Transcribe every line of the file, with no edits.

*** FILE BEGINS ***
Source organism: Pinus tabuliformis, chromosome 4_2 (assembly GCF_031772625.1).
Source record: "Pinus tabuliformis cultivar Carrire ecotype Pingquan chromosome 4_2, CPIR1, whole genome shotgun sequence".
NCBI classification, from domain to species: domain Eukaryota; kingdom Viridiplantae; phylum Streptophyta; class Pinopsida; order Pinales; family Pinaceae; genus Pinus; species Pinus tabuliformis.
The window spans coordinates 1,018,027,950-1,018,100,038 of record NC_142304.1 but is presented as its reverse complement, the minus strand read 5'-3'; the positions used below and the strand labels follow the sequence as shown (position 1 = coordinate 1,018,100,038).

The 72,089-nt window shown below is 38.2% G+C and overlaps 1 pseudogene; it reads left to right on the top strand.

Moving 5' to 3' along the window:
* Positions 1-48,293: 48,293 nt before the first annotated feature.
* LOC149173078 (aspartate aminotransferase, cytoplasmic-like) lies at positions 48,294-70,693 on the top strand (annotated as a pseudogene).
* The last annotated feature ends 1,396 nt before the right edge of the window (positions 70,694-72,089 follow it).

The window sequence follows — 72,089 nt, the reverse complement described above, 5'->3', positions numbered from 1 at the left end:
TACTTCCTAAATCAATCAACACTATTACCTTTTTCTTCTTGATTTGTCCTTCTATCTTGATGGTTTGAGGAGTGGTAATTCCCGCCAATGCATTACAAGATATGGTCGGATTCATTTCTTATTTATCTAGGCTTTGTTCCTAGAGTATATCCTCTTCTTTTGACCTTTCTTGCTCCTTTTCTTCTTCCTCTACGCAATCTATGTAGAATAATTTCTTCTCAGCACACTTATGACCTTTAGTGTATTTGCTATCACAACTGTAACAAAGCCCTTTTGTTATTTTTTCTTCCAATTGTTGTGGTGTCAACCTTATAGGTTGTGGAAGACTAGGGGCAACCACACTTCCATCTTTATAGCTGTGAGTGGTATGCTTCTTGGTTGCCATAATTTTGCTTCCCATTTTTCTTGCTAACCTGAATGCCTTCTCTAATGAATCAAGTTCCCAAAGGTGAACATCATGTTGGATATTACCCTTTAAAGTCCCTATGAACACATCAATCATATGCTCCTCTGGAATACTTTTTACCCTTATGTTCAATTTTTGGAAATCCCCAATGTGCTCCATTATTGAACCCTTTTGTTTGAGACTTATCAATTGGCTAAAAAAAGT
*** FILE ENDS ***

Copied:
Source organism: Pinus tabuliformis, chromosome 4_2 (assembly GCF_031772625.1).
Source record: "Pinus tabuliformis cultivar Carrire ecotype Pingquan chromosome 4_2, CPIR1, whole genome shotgun sequence".
NCBI classification, from domain to species: domain Eukaryota; kingdom Viridiplantae; phylum Streptophyta; class Pinopsida; order Pinales; family Pinaceae; genus Pinus; species Pinus tabuliformis.
The window spans coordinates 1,018,027,950-1,018,100,038 of record NC_142304.1 but is presented as its reverse complement, the minus strand read 5'-3'; the positions used below and the strand labels follow the sequence as shown (position 1 = coordinate 1,018,100,038).

The 72,089-nt window shown below is 38.2% G+C and overlaps 1 pseudogene; it reads left to right on the top strand.

Moving 5' to 3' along the window:
* Positions 1-48,293: 48,293 nt before the first annotated feature.
* LOC149173078 (aspartate aminotransferase, cytoplasmic-like) lies at positions 48,294-70,693 on the top strand (annotated as a pseudogene).
* The last annotated feature ends 1,396 nt before the right edge of the window (positions 70,694-72,089 follow it).

The window sequence follows — 72,089 nt, the reverse complement described above, 5'->3', positions numbered from 1 at the left end:
TACTTCCTAAATCAATCAACACTATTACCTTTTTCTTCTTGATTTGTCCTTCTATCTTGATGGTTTGAGGAGTGGTAATTCCCGCCAATGCATTACAAGATATGGTCGGATTCATTTCTTATTTATCTAGGCTTTGTTCCTAGAGTATATCCTCTTCTTTTGACCTTTCTTGCTCCTTTTCTTCTTCCTCTACGCAATCTATGTAGAATAATTTCTTCTCAGCACACTTATGACCTTTAGTGTATTTGCTATCACAACTGTAACAAAGCCCTTTTGTTATTTTTTCTTCCAATTGTTGTGGTGTCAACCTTATAGGTTGTGGAAGACTAGGGGCAACCACACTTCCATCTTTATAGCTGTGAGTGGTATGCTTCTTGGTTGCCATAATTTTGCTTCCCATTTTTCTTGCTAACCTGAATGCCTTCTCTAATGAATCAAGTTCCCAAAGGTGAACATCATGTTGGATATTACCCTTTAAAGTCCCTATGAACACATCAATCATATGCTCCTCTGGAATACTTTTTACCCTTATGTTCAATTTTTGGAAATCCCCAATGTGCTCCATTATTGAACCCTTTTGTTTGAGACTTATCAATTGGCTAAAAAAAGT